The stinging irony is that 86% of humans alive today subscribe to one religion or another that for which the concept of an afterlife is a central tenet. Life, on paper, is a cycle. We accept this for every non-human organism on the planet, in bloody reality (just look at what we do to cows). The sticking point, as it were, is us. So, as I wrote in May, “it would seem we either don’t truly believe what we purport to, or else our corporeal brains are incapable of reconciling the abstraction of ‘eternal life’ with the flesh-and-blood pain of ‘here and now.”
Moreover, there are those who still live hand to mouth, for whom science is a foreign concept.
UC Berkeley anthropology professor Nancy Scheper-Hughes, the author of the book Death Without Weeping, writes, “Motherly love is something of a bourgeois myth, a luxury for those who can reasonably expect, as [the women in Brazilian favelas that she spent 25 years studying] cannot, that their infants will live.” We can read her work two ways. It’s either tragic that the world’s extreme poor have no access to life-saving practices; or it’s freeing that for them, death is not only everywhere, it is woven into the narrative fabric of their existence, by necessity. And so, they fare better in accepting it than we do.
In the modern West, full of researchers, hospitals, governmental interventions, laws and enforcement, and most importantly, money, sickness, disease and death are all “about as taboo as subjects get,” I wrote in May. “They’re not part of the national discourse, or curriculum; there’s no broad agreement, and judging by a half-century of personal interactions, it seems most individuals are neither comfortable speaking about them, or are too emotionally invested to do so without making it deeply personal. Sickness, disease and death are, sadly, conversation enders.”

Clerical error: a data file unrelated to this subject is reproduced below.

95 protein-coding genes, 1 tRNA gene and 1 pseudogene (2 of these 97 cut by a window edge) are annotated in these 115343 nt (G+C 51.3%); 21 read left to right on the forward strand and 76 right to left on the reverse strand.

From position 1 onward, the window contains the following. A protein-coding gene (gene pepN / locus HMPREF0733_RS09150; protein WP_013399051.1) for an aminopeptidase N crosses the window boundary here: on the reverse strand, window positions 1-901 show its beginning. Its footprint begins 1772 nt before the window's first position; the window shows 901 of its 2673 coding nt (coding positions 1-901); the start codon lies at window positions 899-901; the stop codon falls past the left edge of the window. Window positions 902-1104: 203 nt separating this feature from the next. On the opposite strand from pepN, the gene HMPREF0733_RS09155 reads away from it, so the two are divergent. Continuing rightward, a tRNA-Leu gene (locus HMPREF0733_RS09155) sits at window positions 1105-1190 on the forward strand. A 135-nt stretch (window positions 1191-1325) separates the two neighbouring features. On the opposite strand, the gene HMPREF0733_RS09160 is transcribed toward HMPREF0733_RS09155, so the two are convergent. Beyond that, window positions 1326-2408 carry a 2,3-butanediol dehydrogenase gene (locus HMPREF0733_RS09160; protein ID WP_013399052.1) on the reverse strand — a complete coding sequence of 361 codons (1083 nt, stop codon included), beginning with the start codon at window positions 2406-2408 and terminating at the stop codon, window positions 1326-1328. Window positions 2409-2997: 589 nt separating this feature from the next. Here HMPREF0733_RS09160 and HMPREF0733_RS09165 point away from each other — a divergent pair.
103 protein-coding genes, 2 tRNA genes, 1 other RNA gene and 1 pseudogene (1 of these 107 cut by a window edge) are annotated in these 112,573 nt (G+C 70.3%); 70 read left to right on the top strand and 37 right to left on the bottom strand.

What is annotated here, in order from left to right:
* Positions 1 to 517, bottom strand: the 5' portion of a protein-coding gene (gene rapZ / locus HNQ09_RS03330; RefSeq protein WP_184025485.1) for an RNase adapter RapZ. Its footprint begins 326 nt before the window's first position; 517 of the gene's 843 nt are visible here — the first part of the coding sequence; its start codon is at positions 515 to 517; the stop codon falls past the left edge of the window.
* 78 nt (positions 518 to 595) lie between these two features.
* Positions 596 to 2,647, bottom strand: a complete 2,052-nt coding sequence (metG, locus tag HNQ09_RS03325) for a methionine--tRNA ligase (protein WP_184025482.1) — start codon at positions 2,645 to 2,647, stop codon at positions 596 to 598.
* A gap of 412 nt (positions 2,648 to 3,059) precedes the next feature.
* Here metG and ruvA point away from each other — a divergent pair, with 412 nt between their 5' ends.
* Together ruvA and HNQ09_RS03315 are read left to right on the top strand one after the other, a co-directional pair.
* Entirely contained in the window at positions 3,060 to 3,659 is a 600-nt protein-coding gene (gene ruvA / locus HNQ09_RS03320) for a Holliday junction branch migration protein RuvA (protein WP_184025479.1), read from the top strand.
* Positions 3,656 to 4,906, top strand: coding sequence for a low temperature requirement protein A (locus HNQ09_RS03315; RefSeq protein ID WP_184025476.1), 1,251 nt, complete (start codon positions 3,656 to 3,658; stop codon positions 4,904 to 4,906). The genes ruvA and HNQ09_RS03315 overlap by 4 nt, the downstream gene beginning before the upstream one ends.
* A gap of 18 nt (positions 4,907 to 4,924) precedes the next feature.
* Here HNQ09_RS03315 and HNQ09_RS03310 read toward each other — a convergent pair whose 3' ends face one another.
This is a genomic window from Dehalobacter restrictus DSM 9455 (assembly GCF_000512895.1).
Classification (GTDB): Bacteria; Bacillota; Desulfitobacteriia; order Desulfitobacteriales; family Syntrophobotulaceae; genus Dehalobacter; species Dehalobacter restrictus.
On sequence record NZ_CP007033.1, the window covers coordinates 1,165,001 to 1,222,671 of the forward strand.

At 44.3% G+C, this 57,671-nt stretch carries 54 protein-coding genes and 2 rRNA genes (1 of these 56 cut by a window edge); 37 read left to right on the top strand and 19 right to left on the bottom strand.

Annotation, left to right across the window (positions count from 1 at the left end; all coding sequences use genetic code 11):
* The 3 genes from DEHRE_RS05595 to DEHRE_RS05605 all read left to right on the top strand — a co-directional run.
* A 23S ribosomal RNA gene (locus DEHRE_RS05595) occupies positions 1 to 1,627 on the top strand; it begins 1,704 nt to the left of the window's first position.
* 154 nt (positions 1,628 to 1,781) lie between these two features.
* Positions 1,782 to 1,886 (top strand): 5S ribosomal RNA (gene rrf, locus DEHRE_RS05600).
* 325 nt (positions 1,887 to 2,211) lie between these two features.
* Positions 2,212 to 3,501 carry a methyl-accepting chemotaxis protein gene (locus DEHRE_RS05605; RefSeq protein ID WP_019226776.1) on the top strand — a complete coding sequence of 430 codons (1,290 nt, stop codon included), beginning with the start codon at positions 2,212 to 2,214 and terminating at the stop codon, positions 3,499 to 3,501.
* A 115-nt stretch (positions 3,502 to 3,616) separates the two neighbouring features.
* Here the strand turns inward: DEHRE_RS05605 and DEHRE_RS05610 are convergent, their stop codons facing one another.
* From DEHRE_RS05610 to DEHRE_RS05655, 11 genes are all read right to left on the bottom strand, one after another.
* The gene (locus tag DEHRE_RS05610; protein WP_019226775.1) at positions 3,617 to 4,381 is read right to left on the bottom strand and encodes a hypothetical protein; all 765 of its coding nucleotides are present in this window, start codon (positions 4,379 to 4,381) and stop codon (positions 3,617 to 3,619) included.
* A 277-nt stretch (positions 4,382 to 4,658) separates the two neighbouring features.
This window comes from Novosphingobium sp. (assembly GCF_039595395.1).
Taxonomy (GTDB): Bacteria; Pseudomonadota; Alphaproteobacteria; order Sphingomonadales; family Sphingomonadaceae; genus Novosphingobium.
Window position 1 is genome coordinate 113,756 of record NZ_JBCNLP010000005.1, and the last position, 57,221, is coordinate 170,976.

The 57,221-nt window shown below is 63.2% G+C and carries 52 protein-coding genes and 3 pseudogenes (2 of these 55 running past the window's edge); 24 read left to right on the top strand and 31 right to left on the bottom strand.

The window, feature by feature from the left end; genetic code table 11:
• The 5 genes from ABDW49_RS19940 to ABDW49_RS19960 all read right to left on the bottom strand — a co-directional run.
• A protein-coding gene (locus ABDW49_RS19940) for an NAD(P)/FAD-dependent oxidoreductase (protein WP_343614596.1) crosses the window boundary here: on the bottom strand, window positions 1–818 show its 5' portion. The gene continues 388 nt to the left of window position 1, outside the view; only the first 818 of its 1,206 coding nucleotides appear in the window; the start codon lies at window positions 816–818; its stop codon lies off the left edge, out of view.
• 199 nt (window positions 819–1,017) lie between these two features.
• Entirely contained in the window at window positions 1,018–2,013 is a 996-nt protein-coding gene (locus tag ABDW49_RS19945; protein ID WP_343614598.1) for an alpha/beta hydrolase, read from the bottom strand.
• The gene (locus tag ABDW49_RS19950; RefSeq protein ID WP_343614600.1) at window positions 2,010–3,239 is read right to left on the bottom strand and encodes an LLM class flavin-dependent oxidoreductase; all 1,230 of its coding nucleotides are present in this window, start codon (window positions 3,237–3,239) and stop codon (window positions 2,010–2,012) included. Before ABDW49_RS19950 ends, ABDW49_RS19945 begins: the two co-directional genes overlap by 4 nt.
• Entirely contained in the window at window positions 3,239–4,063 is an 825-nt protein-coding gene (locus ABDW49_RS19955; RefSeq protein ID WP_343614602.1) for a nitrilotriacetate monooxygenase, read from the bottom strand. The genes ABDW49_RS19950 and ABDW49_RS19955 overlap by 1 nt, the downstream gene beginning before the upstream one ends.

In fact, when the holy bible of medicine, the Diagnostic and Statistical Manual of Mental Disorders, designates grief as a mental illness, which it has, it’s time to wake up to reality.
It’s our relationship to death that is broken.
What to Do?
Science will not stop plowing ahead, in a bid to control Nature. We all know it! Our nature won’t allow that. Nor will we stop being, as Darwin observed, compassionate creatures, doing everything in our power not only to slow or stop our own decay, but that of everyone within our sphere of influence (at least, the ones we like). Our immediate survival depends on our compassion, too. But neither will Nature stop throwing challenges at us, pathogenically. In fact, bacteria are Nature’s reigning evolutionary champions. For one, they grow in just 20 minutes, in lieu of 20 years, for us. That means, in 20 years, bacteria have spawned 525,000 generations to humans’ one — enough for helpful mutations to spread and become dominant. Second, they can share DNA, even across species. That includes mutations that would normally kill one bacterium but let another pass by, unharmed. Thus advantageous mutations spread quickly, horizontally.
So how, then, might this influence our thinking about death and evolution?
As I said, we’re not going to stop fighting nature, in spite of the fact that it will outpace us for as long as we remain purely biological creatures. With that said, our relationship to dying could use a rewrite. We can look to history for that: begin new narratives that accept it will happen, and focus on how best to use the time on Earth we have, to do good, and make our peace.
But like a forest left unable to burn itself, whose next inevitable fire clears not only the annual brush, but a decade or more’s worth, killing trees that would’ve otherwise remain unscathed in a smaller blaze, a human population that “cheats death” for too long will also fall prey, eventually, to a super-pathogen. COVID-19 is the latest. We have recorded 282 of them since the first, in Babylon — one for every 11.4 years, on average.